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What is Executive Function?

What IS “Executive Function” anyway? There certainly is enough talk about it. Once you’ve seen deficits in executive function it’s fairly easy to spot. I have an image in mind of a veil that covers and connects a WIDE variety of thinking skills. It’s how all the earlier developing mental skills work together (or don’t work together) to complete tasks in an organized and efficient manner.

Executive function is the LAST cognitive function to reach maturity.

These higher level thinking skills mainly occur in the prefrontal cortex of the brain which is said not to reach full maturity until into the early to mid TWENTIES!

Girls tend to develop these skills earlier than boys (which can explain a lot of the “poor judgement stereotype” that fall onto teenage boys.

If you are a highly organized and efficient person it can be especially difficult to be around someone that has delays or deficits with executive function.

For a fast paced multi-tasker, these skills seem to develop so naturally. For someone with deficits in executive function the same organization skills and planning can be quite the challenge.

Disorganization is highly common with poor executive function (and particularly difficult for the parents as well…yes, I just said that!)

There’s also a high correlation or “overlap” with ADHD which complicates the home and school scene even further. When ADHD is also present, there can be difficulty maintaining attention long enough to apply the skills needed to be successful in solving multiple step problems despite adequate intelligence. Setting goals or making plans that require sequencing steps depend on self reflection and advanced thinking which require executive functioning.

Imagine cooking many different types of dishes for a Thanksgiving dinner for a large group of people without any cooking experience.

You would need to plan the meal in advance, list and buy the ingredients, organize the timing and order for each step of each item so the meal comes together at the same time. This is intensely demanding on planning, sequencing, and multi-tasking (all of which require executive function).

Imagine having to write an organized essay dependent on extensive research.

Writing an essay requires some sophisticated organization skills (aka Executive Function)

Writing a cohesive essay (or blog for that matter) requires the ability to look at the big picture to organize the smaller details in a sequence that makes sense. If you just listed a bunch of random facts it wouldn’t be easy to understand or enjoyable to read. It would be a fragmented and most likely the intention of the essay wouldn’t shine through well.

Imagine all the steps and important things involved in going on a job interview.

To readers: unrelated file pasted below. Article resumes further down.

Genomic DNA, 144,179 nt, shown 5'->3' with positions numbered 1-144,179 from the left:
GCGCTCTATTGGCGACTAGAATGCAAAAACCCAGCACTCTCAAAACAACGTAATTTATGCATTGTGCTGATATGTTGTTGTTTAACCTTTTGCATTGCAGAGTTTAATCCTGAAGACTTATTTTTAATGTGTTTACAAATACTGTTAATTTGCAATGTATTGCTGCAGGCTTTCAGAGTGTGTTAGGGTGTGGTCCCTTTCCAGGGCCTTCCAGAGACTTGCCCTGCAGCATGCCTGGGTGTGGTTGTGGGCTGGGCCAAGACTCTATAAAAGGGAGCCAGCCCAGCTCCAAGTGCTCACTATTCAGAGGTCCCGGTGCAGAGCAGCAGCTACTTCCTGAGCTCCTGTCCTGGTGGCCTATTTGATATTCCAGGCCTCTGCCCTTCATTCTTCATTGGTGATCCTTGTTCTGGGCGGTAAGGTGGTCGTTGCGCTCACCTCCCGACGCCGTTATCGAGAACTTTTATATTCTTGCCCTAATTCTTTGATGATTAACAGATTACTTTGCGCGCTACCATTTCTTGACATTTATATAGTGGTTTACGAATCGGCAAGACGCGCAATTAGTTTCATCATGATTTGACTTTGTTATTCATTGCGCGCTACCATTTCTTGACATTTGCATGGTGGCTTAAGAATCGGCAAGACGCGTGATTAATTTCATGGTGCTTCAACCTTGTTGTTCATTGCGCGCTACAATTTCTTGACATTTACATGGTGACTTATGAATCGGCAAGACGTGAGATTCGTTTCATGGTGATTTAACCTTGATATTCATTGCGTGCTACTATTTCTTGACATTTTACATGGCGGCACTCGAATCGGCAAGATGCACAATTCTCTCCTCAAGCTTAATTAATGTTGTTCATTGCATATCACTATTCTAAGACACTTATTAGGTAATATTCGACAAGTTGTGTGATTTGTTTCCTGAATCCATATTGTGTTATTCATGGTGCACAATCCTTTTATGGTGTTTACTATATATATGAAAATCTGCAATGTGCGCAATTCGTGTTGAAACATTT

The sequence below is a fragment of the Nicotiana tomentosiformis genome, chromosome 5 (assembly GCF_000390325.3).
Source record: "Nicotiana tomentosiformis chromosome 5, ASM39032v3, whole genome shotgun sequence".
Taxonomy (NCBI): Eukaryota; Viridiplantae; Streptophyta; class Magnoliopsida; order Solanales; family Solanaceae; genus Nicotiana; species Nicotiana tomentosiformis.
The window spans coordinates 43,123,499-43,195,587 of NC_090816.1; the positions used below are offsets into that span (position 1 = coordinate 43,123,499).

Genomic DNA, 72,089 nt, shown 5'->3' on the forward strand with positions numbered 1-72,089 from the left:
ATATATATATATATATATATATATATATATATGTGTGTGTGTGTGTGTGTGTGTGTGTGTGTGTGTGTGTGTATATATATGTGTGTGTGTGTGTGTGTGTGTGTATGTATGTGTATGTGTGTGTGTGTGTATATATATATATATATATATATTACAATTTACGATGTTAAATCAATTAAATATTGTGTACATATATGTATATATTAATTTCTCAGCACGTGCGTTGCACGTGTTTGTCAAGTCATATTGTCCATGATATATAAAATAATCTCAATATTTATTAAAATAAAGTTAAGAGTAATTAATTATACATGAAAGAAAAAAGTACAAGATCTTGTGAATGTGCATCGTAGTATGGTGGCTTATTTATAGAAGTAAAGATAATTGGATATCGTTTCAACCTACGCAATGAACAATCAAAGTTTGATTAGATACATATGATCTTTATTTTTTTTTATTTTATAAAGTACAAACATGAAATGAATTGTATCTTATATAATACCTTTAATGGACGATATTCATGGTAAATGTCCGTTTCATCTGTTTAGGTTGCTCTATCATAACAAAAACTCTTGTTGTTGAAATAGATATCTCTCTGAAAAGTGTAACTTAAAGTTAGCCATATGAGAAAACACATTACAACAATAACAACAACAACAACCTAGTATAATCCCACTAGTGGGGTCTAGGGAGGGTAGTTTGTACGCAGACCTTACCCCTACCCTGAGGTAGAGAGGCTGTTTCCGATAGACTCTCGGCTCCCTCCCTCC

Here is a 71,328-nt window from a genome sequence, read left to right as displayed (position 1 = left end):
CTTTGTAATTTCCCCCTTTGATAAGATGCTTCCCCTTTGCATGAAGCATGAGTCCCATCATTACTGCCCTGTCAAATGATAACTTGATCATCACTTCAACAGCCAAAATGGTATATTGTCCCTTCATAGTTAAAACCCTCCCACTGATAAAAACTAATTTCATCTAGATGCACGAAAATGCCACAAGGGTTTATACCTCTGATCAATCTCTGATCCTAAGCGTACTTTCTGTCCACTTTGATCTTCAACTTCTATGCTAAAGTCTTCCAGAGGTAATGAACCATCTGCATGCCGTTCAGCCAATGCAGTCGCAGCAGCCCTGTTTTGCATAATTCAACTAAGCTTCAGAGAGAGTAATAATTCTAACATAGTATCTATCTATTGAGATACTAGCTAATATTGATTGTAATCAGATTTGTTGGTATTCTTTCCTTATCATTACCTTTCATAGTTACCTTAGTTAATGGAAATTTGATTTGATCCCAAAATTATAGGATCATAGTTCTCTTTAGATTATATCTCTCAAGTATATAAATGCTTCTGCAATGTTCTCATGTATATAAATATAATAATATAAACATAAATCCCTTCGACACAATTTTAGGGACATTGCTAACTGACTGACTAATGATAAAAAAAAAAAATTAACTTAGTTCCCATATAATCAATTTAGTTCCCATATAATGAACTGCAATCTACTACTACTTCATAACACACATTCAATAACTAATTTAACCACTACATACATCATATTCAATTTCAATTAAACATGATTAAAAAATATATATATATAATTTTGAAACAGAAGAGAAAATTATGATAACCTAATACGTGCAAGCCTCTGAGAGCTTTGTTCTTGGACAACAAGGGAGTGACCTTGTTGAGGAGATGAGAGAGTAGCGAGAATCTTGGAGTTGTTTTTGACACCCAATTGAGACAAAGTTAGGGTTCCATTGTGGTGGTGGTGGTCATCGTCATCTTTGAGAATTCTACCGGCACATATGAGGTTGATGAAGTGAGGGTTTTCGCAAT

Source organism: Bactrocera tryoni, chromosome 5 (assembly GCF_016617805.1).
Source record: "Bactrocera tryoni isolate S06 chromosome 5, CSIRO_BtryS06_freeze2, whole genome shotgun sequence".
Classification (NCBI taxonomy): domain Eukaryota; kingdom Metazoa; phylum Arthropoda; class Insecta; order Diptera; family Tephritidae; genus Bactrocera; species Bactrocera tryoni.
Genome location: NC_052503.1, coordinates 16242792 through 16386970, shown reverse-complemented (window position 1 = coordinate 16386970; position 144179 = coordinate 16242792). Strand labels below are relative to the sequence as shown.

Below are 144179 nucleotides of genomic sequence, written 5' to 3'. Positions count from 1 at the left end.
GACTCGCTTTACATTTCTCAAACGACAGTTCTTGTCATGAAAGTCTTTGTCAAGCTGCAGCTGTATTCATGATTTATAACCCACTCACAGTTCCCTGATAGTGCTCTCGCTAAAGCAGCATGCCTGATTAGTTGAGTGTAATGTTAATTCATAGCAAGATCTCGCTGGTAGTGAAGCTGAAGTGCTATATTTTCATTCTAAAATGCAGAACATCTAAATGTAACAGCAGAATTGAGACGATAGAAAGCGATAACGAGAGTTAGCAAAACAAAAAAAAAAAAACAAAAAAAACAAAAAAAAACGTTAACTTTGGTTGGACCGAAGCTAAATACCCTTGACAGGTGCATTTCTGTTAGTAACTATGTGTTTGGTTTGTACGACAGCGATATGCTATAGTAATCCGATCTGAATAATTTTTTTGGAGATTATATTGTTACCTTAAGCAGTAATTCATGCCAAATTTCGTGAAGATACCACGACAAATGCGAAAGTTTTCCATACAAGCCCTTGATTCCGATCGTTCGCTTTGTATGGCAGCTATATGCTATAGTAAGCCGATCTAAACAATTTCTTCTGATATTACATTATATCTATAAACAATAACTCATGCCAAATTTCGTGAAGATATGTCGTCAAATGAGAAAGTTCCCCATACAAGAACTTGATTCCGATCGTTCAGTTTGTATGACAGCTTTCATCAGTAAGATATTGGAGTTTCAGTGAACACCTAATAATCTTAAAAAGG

Planning and executing the event of a job interview requires advanced planning of many steps. Writing a resume, figuring out where to send it, sorting important vs. important ideas to spotlight, selecting appropriate clothing are all separate sequences which are part of one bigger sequence. For someone with executive function deficits the task can be overwhelming before even walking in the door.

Executive Function is also about “Cognitive Control”.

Cognitive control develops slowly over time as kids begin to “master their own brain”. It starts developing quite young as children begin to learn to control their temper and replace tantrums with words. Over the years children learn not to act out on all of their thoughts or emotions.

Inhibiting behaviors is as big of a factor as how to act.

Inhibiting behaviors is a learned skill (also known as SELF CONTROL). Without focus or self control it’s unlikely one would hold a job very long at all.

There’s such a wide range of age when kids naturally develop all of these skills that fall under Executive Function. The ones on the lower end of that developmental range usually seem quite immature, scattered, and disorganized compared to their more advanced peers.

Often these kids need direct coaching to learn independent study skills.

When we see some children developing these skills with ease we can tend to get frustrated with those that continue to need extensive support and direct guidance despite their increasing age. It can take a long time for compensatory strategies, verbal coaching and organization plans to “sink in”. That doesn’t mean they aren’t working, sometimes it just takes a while to become an automatic skill set.

There is no commission earned by me suggesting this book but I found the book “Smart but Scattered” to be especially informative on this topic.

Pamela Talbot

Pamela is an ASHA certified Speech-Language Pathologist dually certified as a teacher of the hearing impaired. She is a Listening and Spoken Language LSLS-AVT. Pamela has extensive experience training parents and professionals at the international level.